Canyon Gate

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Canyon Gate at Cinco Ranch or Canyon Gate at Historic Cinco Ranch is a subdivision in unincorporated Fort Bend County, Texas, near the Cinco Ranch census-designated place. It is located at Farm to Market Road 1093 and Mason Road.[1]

The development has 205 acres (83 ha) of land.[2] As of 2018 it has 721 houses.[3] Cinco Municipal Utility District (MUD) 8 provides utility services to the subdivision. James Drew of the Houston Chronicle described it as the "de facto government" of Canyon Gate.[4] It was the first of several gated communities developed by Land Tejas Development.[1]

History[edit]

The initial developer was American General subsidiary Cinco Ranch East Development Inc. while Land Tejas Development LLC was another developer.[4] Pulte Homes, Royce Homes and Pine Forest Homes were the home builders.[2]

In 1985 the Texas Legislature created Cinco MUD 8.[4] The first houses were scheduled to be open in the beginning of 1998. The prices ranged from $90,000 to over $160,000.[2] Many of the houses were built with "intelligent" computer systems from IBM.[5]

The U.S. Army Corps of Engineers built the land on which Canyon Gate resides to receive flooding from the Barker Reservoir. Beginning in 1994 the Fort Bend County government began including warnings about this aspect in government records; MUD 8 never included these warnings in its records.[4] Canyon Gate was not defined as being in a 100 year floodplain so not very many residents obtained flood insurance.[3]

In 1996 MUD 8 began selling bonds to pay off the developer's costs of creating the subdivision.[4]

The subdivision flooded during Hurricane Harvey in August 2017 as the Barker Reservoir overflowed.[3]

Government and infrastructure[edit]

As of 2018 Cinco MUD 8 board holds its meetings at Greenway Plaza in Houston.[4]

Education[edit]

Katy Independent School District operates area public schools:[6]

Previously Seven Lakes High School served the area.[7]

University of Houston System - Cinco Ranch is in the area.[6]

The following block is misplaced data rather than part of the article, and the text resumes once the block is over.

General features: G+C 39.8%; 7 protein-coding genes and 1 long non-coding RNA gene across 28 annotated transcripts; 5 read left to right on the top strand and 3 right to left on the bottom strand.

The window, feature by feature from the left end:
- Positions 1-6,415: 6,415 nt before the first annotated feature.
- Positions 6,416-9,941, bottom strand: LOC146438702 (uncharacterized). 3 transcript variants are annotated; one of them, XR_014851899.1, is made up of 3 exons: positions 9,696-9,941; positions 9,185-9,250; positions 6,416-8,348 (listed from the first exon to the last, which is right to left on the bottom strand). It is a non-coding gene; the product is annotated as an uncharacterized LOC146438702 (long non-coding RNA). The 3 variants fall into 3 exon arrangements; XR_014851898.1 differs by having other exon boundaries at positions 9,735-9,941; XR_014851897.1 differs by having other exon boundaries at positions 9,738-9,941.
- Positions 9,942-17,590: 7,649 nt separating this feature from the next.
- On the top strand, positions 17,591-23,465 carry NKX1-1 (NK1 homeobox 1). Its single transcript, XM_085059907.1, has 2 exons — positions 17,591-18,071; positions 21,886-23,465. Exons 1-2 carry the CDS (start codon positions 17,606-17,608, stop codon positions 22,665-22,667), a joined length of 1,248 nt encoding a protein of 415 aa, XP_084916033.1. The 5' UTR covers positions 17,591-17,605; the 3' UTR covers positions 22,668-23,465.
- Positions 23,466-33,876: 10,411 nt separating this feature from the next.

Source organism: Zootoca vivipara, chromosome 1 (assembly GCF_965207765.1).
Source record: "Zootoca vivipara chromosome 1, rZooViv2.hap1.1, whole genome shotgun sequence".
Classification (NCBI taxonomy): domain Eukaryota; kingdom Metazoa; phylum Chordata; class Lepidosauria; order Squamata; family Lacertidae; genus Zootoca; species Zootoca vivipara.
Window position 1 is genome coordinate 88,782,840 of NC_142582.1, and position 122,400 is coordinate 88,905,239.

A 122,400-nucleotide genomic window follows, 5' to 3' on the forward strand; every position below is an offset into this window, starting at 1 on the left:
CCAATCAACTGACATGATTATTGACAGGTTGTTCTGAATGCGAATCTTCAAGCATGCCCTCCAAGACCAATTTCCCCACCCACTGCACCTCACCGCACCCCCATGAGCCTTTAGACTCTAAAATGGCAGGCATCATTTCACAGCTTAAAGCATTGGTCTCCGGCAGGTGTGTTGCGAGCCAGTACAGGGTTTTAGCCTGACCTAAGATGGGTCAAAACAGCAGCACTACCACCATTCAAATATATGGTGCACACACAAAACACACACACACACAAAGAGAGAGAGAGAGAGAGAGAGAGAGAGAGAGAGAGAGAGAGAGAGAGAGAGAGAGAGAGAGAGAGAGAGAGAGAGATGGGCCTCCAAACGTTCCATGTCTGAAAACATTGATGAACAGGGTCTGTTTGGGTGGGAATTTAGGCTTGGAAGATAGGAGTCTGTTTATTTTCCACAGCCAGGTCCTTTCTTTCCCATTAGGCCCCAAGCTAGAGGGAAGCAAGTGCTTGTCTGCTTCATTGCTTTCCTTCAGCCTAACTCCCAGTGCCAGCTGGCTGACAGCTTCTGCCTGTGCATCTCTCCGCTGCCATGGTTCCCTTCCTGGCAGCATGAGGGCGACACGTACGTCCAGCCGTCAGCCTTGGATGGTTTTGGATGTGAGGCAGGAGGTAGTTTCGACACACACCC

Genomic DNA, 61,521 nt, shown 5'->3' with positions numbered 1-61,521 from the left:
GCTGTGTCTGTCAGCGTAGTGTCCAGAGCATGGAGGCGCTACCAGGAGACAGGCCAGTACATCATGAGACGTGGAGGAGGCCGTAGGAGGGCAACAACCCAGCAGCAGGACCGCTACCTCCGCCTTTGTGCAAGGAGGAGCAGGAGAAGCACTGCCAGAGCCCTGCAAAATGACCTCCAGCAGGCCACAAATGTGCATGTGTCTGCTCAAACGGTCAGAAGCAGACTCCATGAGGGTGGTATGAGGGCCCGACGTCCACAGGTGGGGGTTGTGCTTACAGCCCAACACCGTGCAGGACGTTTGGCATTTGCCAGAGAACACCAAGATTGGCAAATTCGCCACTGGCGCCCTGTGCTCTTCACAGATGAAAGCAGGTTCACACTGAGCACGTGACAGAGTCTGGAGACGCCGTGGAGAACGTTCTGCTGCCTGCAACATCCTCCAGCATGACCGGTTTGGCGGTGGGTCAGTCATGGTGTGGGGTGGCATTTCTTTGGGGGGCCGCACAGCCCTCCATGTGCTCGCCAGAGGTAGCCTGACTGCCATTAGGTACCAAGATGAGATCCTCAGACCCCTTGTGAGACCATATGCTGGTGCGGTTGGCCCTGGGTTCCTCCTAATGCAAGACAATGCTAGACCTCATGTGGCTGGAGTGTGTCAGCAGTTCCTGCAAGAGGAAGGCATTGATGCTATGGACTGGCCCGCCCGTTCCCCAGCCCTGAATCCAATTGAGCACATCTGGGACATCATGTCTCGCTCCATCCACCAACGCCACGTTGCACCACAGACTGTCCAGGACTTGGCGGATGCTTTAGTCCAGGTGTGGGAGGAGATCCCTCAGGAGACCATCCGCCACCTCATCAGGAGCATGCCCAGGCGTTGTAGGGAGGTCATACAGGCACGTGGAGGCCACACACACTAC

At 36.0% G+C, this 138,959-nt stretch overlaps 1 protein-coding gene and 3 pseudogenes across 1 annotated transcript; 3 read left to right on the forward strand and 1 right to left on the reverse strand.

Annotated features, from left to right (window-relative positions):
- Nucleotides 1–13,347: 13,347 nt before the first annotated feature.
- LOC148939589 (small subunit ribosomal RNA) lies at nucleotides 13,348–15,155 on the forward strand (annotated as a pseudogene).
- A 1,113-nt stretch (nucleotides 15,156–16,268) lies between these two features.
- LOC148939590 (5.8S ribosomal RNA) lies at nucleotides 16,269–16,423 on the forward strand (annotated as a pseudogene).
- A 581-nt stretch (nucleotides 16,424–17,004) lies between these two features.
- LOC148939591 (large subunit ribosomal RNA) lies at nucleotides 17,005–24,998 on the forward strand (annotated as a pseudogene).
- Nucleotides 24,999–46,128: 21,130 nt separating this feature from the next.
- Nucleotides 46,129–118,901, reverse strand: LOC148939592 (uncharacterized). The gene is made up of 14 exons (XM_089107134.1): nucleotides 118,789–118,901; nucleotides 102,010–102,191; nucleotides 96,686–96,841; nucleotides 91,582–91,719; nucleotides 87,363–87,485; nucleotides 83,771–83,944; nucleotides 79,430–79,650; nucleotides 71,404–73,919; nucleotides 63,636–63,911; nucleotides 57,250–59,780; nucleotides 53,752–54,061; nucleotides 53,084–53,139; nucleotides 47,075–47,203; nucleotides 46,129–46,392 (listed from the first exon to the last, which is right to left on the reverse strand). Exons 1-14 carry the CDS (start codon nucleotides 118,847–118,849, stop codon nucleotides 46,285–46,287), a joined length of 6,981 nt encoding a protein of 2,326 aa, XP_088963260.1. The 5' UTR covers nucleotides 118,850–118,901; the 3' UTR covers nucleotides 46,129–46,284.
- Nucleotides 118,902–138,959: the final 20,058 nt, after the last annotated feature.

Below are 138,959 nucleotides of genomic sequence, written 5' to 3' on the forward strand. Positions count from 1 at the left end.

References[edit]

  1. ^ a b Bivins, Ralph. "Opening doors to walls - Gated developments broaden field - Homes for under $100,000 to be sold in fortified areas." Houston Chronicle. March 13, 1998. Business p. 1. NewsBank Record: 3040641. Available from the Houston Public Library newspaper section on its website, accessible with a library card number and PIN.
  2. ^ a b c Bivins, Ralph. "Go west - Grand plan takes shape near Katy - New subdivisions, retail stores becoming reality." Houston Chronicle. December 31, 1997 Business p. 1. NewsBank Record: 3024736. Available from the Houston Public Library newspaper section on its website, accessible with a library card number and PIN.
  3. ^ a b c Wallace, Tim; Derek Watkins; Haryoun Park; Anjali Singhvi; Josh Williams (2018-03-22). "How One Houston Suburb Ended Up in a Reservoir". The New York Times. Retrieved 2018-07-21.
  4. ^ a b c d e f Drew, James (2017-10-07). "Canyon Gate homeowners were not warned about potential flooding". Houston Chronicle. Retrieved 2018-07-21.
  5. ^ Bivins, Ralph. "Living in the future - IBM, Land Tejas to wire new `intelligent' homes." Houston Chronicle. September 24, 1998. Business p. 1. NewsBank Record 3084986.
  6. ^ a b "Schools." Canyon Gate. Retrieved on July 21, 2018.
  7. ^ "Schools." Canyon Gate. August 18, 2006. Retrieved on July 21, 2018.

External links[edit]

Coordinates: 29°42′36″N 95°44′20″W / 29.709983°N 95.738752°W / 29.709983; -95.738752